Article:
Editorial: Dykes v. Arnold

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In response to Chad Erickson’s two articles about Dykes v. Arnold, Steven Patterson, an LSIT and first year law student at the University of Missouri, wrote a letter with several criticisms of Chad’s article. In looking over Steven’s comments, some were minor–for example, Chad’s misuse of the term precedence and precedent–because Chad’s intent was clear. Another comment by Steven pointed out Chad’s misuse of Appellate and appellant, but again, Chad’s intent was clear.

A third comment, however, cut to the heart of the issue: "Mandatory authority vs. persuasive authority: Mandatory authority is precedent that is binding on that particular jurisdiction. Persuasive authority is precedent from another jurisdiction that may be considered by the court. Also, secondary sources, such as Clark on Surveying and other treatises, books and law restatements are only persuasive, not mandatory authority on courts. This distinction is very important."

Steven’s main criticism was with Chad’s statement that Dykes v. Arnold has been used as persuasive authority in courts all over the nation. Steven said, "Only decisions by Appellate courts and the Supreme court of each state, and of course the U.S. Supreme Court, are binding on that state (mandatory authority). Federal Court decisions can be binding on that particular court, but most boundary issues are state law, so federal courts do not have a lot of these cases. Only the higher courts publish decisions, trial courts do not usually publish decisions because they are merely enforcing precedent in their jurisdiction, they are not creating new law. Again, this hierarchy and the mandatory/persuasive authority rules are very important."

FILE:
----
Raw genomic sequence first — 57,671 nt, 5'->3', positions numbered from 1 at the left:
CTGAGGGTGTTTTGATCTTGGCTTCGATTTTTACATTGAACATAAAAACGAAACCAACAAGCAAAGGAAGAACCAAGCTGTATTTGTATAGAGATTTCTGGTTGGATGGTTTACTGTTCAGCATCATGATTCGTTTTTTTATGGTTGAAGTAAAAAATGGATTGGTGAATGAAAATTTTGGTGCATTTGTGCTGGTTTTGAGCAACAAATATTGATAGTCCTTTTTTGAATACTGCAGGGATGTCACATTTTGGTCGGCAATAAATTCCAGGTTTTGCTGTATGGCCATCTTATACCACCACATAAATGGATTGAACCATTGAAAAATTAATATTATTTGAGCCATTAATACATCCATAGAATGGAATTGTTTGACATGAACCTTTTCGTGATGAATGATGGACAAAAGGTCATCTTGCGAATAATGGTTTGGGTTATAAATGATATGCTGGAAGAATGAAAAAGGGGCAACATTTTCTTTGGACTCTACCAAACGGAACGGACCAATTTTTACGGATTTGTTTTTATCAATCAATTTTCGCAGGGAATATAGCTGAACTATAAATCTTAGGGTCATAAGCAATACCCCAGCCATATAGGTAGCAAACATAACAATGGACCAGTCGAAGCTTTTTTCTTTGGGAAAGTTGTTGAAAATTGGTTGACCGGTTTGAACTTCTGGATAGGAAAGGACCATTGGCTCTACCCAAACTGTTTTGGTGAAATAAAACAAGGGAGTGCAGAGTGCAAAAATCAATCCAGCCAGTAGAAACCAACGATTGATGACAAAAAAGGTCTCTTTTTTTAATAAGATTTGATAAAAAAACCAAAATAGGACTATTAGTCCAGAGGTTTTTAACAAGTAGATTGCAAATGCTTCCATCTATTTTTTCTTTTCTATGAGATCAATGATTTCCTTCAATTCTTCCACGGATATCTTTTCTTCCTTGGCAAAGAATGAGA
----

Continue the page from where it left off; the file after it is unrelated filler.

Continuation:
Erickson: "`Flying under the radar’ is is an aspect to be considered; sometimes my client’s boundary conflicts were resolved when my Survey Reports, citing Dykes, persuaded the opponent to drop the case. Because they don’t make it to court, such will not show up in a [case law] search. However, isn’t this the highest service that we can offer to the public?"

Patterson: "Of course, I highly recommend surveyors help resolve their client’s problems without litigation. However, if Dykes is not the controlling law in your jurisdiction, I would be hesitant to claim that it is. If it is analogous to other cases in your jurisdiction that are controlling, why not cite those? It would be irresponsible to cite a case that is not controlling authority in your jurisdiction, because it is quite literally irrelevant until a court in your jurisdiction says it is relevant."